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Taxes are one of life’s certainties, even if many Canadians would rather not think about them – particularly when it comes to their investments.
Yet, taxation is always top of mind for some advisors on The Globe and Mail and SHOOK Research’s Canada’s Top Wealth Advisors: Best in Province ranking because it affects just about every aspect of clients’ investment portfolios and wealth management plans.
“It’s integral to what we’re doing for clients, especially those in higher tax brackets,” says Eric Muir, senior financial advisor with the Muir Investment Team at Raymond James Ltd. in Vancouver.
Next to providing steady investment returns to achieve client goals – be it retirement, capital preservation amid high inflation, or passing wealth on to the next generation – taxation is often the next greatest concern for advisors.
What’s more is that as clients accumulate more wealth, advisors are leveraging the knowledge of tax specialists increasingly to implement strategies involving greater complexity that provide sheltered growth and tax-efficient income.
“There is lots of focus on rates of returns, but you really need to take it a step further to get clients to think of rates of return after taxes,” says Jamie Keenan, wealth adviser and portfolio manager with Keenan Wealth Management at BMO Nesbitt Burns Inc. in Toronto.
She notes that as a portfolio manager, ensuring investments are held in the right account at the right time in a client’s life are critical to mitigating taxes on growth and income.
Some strategies are within her area of expertise, such as tax-loss harvesting for year-end. It’s particularly salient this year amid a down market with many clients having potential capital losses that could be realized to help claw back taxes paid on capital gains realized in 2021.
“We’ve also been talking about donating in-kind high-value securities from oil and gas to donor-advised funds or their favourite charity,” she says.
‘More intricate strategies’
These tax strategies are typically used by investment advisors and portfolio managers. Yet, more and more, clients require more intricate strategies providing long-term capital preservation from a tax perspective, says Mary Ellen Byrne, senior portfolio manager and senior investment advisor with TD Wealth Private Investment Advice in Halifax.
“I recently helped one client do a very large corporate reorganization to save a lot of taxes down the road because he was retiring,” she says.
Ms. Byrne adds that in this case, as with many others involving entrepreneur clients with corporate account holdings, she leaned on in-house tax specialists for guidance while working with the client’s own accountant and lawyer.
“I sat in on the meetings and was part of the wealth planning process, but I let the accountant drive the more complex parts regarding taxation,” she notes.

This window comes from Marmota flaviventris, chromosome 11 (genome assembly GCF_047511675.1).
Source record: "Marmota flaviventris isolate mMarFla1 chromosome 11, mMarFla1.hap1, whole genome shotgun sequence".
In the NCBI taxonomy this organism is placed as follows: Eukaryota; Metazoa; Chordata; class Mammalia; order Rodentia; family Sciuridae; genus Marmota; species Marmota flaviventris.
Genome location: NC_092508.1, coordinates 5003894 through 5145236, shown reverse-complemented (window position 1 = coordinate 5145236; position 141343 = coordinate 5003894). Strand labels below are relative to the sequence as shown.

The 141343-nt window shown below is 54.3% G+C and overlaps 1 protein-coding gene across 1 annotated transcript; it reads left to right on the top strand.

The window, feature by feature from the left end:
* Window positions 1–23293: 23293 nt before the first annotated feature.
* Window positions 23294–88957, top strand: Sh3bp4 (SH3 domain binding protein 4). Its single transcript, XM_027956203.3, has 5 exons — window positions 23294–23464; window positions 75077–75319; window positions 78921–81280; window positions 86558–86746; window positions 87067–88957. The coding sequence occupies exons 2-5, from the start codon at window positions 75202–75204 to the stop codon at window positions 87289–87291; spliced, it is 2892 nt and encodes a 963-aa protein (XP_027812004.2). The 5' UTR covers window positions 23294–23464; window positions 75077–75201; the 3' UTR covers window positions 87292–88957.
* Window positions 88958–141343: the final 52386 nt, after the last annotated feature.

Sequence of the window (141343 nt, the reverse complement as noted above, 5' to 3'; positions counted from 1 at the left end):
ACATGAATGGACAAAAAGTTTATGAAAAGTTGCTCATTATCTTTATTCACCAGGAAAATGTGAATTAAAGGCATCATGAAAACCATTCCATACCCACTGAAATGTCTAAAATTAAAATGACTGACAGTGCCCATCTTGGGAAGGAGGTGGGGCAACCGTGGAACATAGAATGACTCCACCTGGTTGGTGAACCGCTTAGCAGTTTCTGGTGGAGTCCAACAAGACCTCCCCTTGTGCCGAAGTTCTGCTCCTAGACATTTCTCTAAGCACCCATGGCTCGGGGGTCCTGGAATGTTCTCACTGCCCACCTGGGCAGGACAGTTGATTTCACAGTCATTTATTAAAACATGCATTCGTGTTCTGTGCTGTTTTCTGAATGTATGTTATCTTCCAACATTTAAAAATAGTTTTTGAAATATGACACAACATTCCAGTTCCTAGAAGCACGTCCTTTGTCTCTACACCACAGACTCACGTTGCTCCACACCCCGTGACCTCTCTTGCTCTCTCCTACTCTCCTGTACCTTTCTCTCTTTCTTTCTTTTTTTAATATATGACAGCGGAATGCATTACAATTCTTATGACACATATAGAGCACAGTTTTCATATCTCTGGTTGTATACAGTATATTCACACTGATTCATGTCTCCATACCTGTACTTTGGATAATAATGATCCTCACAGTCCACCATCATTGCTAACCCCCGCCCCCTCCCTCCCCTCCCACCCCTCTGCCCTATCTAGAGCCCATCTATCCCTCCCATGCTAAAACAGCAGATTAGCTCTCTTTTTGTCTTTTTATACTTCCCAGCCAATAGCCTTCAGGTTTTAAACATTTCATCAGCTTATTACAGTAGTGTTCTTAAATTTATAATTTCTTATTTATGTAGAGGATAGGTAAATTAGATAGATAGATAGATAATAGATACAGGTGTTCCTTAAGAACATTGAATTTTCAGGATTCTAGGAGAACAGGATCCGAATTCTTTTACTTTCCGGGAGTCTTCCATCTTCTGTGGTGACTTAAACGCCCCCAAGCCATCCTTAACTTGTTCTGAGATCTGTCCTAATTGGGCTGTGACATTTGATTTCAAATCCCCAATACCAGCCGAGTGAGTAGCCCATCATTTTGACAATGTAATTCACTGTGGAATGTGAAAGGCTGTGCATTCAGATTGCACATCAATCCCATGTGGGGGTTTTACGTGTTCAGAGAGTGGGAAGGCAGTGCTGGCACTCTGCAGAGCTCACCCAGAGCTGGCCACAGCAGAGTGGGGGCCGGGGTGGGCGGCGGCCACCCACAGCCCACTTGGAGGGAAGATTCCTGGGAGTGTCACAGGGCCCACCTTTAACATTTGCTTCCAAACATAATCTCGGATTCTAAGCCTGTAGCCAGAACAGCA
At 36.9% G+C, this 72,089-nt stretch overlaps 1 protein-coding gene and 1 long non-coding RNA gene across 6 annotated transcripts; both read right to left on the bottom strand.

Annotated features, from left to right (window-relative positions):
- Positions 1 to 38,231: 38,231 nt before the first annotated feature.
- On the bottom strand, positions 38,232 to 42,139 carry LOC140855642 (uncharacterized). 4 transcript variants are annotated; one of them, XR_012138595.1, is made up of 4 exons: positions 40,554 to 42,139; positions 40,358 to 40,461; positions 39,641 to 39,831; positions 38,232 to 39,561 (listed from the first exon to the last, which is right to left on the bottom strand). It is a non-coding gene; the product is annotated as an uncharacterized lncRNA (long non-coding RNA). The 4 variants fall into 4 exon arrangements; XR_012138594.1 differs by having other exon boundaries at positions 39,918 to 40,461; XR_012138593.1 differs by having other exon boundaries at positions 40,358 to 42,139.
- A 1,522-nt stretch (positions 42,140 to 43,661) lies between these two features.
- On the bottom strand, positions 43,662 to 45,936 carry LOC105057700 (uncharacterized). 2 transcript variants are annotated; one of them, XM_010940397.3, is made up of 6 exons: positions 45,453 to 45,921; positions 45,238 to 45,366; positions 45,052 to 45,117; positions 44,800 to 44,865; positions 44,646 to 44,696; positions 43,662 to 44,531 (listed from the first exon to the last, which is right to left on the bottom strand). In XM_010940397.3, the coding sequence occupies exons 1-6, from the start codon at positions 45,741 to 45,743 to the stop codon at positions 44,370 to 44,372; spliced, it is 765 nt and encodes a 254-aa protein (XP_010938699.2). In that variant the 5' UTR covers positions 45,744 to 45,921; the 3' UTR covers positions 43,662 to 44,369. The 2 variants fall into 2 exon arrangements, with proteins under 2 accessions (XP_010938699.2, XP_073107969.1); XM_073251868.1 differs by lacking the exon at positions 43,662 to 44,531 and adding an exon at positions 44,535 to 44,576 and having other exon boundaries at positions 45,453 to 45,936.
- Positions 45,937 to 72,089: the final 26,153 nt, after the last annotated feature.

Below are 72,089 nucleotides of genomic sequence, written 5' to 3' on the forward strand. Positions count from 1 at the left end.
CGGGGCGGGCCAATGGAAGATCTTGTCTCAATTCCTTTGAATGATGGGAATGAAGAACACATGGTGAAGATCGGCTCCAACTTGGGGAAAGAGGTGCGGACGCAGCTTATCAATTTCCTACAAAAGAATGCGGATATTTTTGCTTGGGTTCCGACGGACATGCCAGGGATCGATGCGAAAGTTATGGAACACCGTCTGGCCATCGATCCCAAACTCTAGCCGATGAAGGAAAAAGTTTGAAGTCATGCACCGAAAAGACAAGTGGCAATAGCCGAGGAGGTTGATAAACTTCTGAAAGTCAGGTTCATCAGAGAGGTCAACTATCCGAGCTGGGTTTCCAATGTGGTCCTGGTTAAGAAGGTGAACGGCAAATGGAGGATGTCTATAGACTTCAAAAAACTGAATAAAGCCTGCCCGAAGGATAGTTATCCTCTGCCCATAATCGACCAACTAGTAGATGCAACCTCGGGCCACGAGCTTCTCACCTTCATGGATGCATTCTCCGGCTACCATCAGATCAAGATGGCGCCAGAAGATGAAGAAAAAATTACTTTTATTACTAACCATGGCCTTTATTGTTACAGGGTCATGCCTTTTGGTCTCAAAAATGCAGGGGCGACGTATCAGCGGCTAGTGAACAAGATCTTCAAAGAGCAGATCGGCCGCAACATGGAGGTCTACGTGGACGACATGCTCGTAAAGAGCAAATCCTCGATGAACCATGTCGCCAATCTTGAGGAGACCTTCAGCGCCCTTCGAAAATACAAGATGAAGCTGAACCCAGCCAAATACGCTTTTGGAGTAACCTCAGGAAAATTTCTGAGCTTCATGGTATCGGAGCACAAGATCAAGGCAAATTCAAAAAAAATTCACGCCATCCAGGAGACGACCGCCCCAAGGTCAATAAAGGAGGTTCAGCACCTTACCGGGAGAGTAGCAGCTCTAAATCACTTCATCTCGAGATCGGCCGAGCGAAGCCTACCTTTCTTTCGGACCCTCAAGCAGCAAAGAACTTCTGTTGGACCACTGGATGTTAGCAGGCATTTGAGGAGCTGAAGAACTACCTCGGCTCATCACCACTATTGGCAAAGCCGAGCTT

Mr. Muir also has many clients with corporate holdings and, in turn, advises them on potential tax strategies involving their investments.
“I’ve been doing a lot of work with estate freezes whereby clients have holding companies that are growing in value,” he says.
Mr. Muir adds the freeze locks in past taxable growth while allowing future growth to be taxed in beneficiaries’ hands as opposed to as part of the estate and leading to a potentially larger tax bill than necessary.
“That’s not something we do in-house, though; we’re more like the quarterbacks,” he says. “I’m here to help guide the client to select the strategy that’s best.”
Hiring advisors with tax designations
As well, Mr. Muir has looked to grow his team’s bench strength on taxation, hiring advisors with chartered professional accountant designations as well as certified financial planners, like Derek Lacroix, whose role is building tax-efficient wealth plans for clients.
“These clients typically face three key milestones with big tax implications,” says Mr. Lacroix, who is also an associate portfolio manager.
These milestones are when they turn age 60, at which point they could draw upon their Canada Pension Plan early; age 65 when they become eligible for Old Age Security, and age 71, when they must convert their registered retirement savings plan to a registered retirement income fund, he says.
When these income streams are started and how they are built into a retirement income plan can lead to clients paying less in taxes when done well or too much if designed poorly, Mr. Muir adds.
“It’s about the balance between being tax-smart and managing investments and other risks,” he says, pointing to how capital gains can offer the best combination of tax efficiency and growth.
“But if you load up a client’s portfolio with stocks where the capital gains would lower their tax bill,” it might not be worth those savings if they are exposed to significant downside risk.
While rates of return after-tax are Ms. Keenan’s top concern for clients, she also notes as a trusted advisor often with strong insight into her clients’ overall financial picture, she can offer an invaluable, 1,000-foot-perspective that other professionals such as accountants may not.
“So, my clients often rely upon me to identify which financial experts to bring to the table.” That can include bringing BMO Nesbitt Burns’s own tax experts to meetings alongside her client’s experts.
She points to a recent meeting with a client to review a tax and estate plan – often deeply connected to tax strategies – in which she offered to co-ordinate with the client’s accountant to finalize the strategy.
“Like all clients, she was really busy,” and so the whole issue was stressful, Ms. Keenan explains.
“So, I could see shoulders drop in relief when she realized all the details were taken care of.”
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